Caulk: Its History and Many Uses Around the Home
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Caulk: Its History and Many Uses Around the Home

Home and construction uses for caulk. A brief history of caulk.

Have you ever painted a room or any other part of your home? Have you ever done any woodwork? How about tile, roofing or gutter work? If so you had your hands on some caulk a time or two. Have you ever wondered where or how it was invented? I did a quick Google search and found that Sir Walter Raleigh discovered what is now known as Pitch Lake on the island of Trinidad in 1498. He used the pitch found there to seal his ships. I remember as a child in elementary school being taught that dugout canoes, used by early Americans were sealed with amber or pitch. So I would say that prior to modern day caulk, as we know it, pitch or amber were the way to go when it came to sealing cracks. Around the mid 1500's sealing wax was invented and was mainly used to seal letters but was also used in canning, the sealing of kegs and a variety of other things. I suppose lead could have been considered a type of caulk as well. Because of it's pliable nature and low melting point it also was used in canning and of course for smelting pipefittings together in the plumbing industry.

But when trying to get a grip on where modern caulk came from, as we know it... You know... the ten-inch tubular cartridge type that we find in every hardware or home supply store. I found myself on the DAP website. DAP's company page explains that in 1865 Mr. Robert Dicks and his partner Elmer Wiggin were producing sealing wax for food canning out of Mr. Dick's garage. It was after Mr. Dick's death in the early 1900's that his son John began producing putty and caulk in large quantities, but it wasn't until the 1950's that caulk was introduced in disposable cartridges like the ones we see today.

Since the "50's” caulk has come a long way. In 1964 DAP developed latex caulk and then acrylic latex caulk. These were advances that made the caulk softer or more pliable to work with and once hardened, easy to paint. Then in 1980 further advances in silicone technology followed these advances. Today virtually every crack or hole found around the home or in the building industry is filled with some type of caulk. There is latex painters caulk, silicone caulk, window and door caulk, bathroom caulk, roofing caulk, and window glazing in caulk tubes. There is even caulk for concrete and asphalt. Being in the seamless gutter business, I use caulk just about every day. The type I use is Geocel 2200. Geocel is a tri-polymer narrow seam sealer used mainly on aluminum products but its uses around the home are too many to list. Have you had any new countertops installed lately? If so you'll find that colored caulk is becoming very popular around the kitchen these days. It matches virtually every countertop nicely. It is important to remember that caulk is really made for smaller holes and cracks. When applied to cracks or holes larger than a quarter of an inch the caulk will undergo shrinkage or cracking and it may not harden properly. When applied to a large vertical crack it may also drip or sag. It is recommended that you use another type of solid filler such as wood, plastic or steel to fill the bulk of the void and then to finish with a thinner layer of caulk. Also, it takes a steady hand to apply caulk properly. If you squeeze your caulk gun too firmly you will most certainly have a mess on your hands. It takes a steady hand with constant movement and just the right amount of pressure on your caulk gun to lay the perfect bead. This will come in time with the right amount of practice.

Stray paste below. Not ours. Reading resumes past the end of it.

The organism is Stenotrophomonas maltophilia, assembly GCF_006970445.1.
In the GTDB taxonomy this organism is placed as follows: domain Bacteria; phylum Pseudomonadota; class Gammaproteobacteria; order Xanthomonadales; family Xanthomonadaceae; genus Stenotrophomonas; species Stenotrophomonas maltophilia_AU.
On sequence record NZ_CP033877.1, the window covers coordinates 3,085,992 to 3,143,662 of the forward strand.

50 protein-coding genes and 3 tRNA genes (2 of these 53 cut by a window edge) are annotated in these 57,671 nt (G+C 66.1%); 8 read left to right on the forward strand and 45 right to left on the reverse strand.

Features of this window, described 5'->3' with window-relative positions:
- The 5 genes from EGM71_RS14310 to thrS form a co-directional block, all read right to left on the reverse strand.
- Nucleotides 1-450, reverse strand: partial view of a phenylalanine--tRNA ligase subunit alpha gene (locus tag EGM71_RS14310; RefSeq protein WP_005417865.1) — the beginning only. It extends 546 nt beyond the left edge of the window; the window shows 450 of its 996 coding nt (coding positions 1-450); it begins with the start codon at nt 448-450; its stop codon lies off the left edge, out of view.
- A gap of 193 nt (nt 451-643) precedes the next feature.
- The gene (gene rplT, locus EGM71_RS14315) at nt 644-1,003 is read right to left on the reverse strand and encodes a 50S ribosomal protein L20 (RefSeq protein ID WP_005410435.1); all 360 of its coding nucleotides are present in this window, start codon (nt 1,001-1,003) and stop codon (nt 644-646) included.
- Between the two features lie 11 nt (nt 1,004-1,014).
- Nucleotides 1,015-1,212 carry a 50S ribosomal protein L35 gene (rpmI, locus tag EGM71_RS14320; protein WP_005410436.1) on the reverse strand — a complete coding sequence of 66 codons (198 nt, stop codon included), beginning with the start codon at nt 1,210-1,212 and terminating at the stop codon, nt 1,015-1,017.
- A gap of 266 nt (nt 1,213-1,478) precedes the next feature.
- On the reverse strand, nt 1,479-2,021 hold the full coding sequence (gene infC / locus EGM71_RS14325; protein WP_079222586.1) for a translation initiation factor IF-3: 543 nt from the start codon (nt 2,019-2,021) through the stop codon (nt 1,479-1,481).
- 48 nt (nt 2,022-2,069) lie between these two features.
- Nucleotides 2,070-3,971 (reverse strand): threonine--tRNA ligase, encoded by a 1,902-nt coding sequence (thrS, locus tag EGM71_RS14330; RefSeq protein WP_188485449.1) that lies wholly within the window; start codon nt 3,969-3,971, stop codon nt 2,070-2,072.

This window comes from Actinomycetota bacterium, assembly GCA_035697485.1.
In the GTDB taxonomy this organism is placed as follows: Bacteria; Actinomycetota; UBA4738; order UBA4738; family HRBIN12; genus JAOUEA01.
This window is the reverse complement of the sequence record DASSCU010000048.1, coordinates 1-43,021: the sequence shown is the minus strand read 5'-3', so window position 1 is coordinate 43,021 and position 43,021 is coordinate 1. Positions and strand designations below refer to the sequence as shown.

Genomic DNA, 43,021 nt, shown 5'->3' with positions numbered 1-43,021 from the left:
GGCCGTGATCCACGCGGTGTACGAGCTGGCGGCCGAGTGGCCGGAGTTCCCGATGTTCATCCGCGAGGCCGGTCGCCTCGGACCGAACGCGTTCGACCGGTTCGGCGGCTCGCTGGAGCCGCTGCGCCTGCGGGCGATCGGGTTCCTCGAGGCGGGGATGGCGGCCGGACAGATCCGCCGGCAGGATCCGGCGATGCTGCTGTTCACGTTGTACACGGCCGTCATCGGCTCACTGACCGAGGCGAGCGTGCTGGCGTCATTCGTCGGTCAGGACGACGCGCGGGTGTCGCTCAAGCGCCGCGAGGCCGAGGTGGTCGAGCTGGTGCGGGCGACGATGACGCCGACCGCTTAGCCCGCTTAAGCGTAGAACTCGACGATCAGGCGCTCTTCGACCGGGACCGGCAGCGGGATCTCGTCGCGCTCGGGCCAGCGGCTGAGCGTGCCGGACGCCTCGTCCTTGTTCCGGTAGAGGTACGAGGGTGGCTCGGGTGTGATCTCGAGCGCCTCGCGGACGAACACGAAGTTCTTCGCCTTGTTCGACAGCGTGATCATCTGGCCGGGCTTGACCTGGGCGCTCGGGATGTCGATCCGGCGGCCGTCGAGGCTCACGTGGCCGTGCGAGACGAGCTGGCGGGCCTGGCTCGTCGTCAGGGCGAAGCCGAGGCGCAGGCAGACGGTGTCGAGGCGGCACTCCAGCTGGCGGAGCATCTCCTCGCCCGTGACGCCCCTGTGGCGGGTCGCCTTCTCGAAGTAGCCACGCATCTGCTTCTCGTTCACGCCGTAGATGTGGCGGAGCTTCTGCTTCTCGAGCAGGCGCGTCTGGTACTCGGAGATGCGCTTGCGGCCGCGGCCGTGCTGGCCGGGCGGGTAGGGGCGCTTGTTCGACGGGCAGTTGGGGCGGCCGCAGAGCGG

The point is that whether you are a handy man doing minor repairs or a builder in charge of a major erection you cannot deny the many uses of caulk and the contributions it's made to the home and building industry. 

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Comments (5)

You know, Paul, I have used this stuff ever since I was old enough to hold a putty knife or caulking gun, but I never gave its history a thought until reading this article. Very interesting.

Any idea how to remove mold that grows on the calk between bathroom tiles? Apart from scraping it all out and starting again?

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Petal, Try spraying down the area with diluted chlorine bleach and then covering the area with papertowels. Leave the towels stuck to the moldy areas and wet them down with the chlorine solution every half hour for 4-5 hrs and then wipe away residue.

Thanks I'll try that.

thanks for the very useful information.